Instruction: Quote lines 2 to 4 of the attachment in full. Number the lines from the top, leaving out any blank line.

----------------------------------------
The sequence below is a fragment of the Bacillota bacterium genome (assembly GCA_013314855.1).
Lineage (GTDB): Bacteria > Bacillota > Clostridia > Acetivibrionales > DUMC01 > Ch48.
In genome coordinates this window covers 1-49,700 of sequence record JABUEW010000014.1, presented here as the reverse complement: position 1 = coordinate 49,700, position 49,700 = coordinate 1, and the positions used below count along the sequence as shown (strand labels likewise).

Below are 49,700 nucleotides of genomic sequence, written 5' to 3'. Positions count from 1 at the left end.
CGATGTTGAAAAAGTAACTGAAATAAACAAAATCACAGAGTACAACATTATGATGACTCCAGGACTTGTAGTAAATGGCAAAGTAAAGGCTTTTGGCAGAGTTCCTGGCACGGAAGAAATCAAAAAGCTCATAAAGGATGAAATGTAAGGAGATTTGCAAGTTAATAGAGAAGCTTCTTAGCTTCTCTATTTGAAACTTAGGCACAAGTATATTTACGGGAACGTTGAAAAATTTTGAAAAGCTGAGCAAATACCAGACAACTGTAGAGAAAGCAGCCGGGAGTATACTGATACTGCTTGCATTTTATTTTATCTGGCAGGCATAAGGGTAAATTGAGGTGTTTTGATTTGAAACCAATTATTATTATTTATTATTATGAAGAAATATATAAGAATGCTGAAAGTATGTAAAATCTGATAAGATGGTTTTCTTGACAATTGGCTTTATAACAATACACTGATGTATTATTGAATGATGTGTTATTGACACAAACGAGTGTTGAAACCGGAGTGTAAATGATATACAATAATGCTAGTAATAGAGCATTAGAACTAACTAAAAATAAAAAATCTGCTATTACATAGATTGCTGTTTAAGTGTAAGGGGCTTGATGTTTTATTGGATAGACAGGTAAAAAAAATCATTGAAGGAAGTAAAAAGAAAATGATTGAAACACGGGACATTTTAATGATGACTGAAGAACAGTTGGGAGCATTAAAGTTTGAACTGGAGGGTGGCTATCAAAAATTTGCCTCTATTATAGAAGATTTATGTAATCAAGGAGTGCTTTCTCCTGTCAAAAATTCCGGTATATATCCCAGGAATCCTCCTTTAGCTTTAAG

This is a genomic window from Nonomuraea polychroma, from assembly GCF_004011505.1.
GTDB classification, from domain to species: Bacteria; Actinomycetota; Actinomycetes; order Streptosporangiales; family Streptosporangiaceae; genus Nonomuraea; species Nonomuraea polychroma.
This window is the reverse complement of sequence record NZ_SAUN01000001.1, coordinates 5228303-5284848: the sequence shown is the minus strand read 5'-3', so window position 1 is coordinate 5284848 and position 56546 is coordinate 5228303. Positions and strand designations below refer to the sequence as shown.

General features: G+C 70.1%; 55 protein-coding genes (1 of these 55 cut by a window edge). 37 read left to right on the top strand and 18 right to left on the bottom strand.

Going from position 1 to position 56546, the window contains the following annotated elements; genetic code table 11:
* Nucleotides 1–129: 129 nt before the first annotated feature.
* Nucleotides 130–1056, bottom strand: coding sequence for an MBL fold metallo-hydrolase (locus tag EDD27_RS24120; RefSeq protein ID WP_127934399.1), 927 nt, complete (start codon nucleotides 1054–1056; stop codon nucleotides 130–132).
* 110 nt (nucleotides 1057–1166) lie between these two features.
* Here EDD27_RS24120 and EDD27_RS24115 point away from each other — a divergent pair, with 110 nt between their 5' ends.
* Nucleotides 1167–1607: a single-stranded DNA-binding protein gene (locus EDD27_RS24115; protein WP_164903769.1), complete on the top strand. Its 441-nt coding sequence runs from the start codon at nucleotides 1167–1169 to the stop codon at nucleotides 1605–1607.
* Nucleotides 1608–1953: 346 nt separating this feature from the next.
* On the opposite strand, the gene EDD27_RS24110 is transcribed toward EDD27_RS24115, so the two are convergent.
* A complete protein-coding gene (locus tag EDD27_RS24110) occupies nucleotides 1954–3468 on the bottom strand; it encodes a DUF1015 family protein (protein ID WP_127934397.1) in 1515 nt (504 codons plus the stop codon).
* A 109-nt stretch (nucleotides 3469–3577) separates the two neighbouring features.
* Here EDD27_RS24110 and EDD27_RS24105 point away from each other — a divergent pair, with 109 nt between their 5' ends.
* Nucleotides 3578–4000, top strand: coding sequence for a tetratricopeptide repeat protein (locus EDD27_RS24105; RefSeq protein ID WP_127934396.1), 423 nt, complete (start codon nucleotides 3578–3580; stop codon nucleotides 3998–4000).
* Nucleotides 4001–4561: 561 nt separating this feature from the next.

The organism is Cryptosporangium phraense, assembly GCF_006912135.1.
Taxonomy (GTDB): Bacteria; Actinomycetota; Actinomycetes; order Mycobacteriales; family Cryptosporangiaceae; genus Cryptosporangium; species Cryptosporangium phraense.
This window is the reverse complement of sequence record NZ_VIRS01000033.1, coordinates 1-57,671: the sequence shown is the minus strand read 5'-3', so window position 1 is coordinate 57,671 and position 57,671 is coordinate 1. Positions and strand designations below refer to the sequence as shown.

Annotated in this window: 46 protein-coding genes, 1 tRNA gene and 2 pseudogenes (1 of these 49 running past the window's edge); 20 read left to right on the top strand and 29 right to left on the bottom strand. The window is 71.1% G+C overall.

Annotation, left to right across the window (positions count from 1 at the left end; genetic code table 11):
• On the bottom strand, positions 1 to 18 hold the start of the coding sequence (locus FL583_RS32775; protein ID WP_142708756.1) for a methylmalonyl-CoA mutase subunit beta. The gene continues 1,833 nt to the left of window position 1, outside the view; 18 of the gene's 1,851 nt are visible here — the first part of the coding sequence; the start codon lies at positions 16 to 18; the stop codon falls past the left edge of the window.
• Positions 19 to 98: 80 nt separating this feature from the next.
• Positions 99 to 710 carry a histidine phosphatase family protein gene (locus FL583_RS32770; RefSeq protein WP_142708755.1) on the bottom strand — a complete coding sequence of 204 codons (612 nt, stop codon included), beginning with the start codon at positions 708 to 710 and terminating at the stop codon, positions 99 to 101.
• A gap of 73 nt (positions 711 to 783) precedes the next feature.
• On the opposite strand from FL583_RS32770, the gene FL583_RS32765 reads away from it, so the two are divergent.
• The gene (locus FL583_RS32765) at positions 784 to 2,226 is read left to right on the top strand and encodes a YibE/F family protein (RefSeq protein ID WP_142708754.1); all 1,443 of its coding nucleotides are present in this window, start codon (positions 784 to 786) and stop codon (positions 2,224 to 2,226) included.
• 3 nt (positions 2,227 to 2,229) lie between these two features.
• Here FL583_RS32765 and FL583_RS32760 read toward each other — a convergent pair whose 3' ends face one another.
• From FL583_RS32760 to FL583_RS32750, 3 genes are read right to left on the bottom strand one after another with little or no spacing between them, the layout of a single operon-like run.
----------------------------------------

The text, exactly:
Lineage (GTDB): Bacteria > Bacillota > Clostridia > Acetivibrionales > DUMC01 > Ch48.
In genome coordinates this window covers 1-49,700 of sequence record JABUEW010000014.1, presented here as the reverse complement: position 1 = coordinate 49,700, position 49,700 = coordinate 1, and the positions used below count along the sequence as shown (strand labels likewise).

Below are 49,700 nucleotides of genomic sequence, written 5' to 3'. Positions count from 1 at the left end.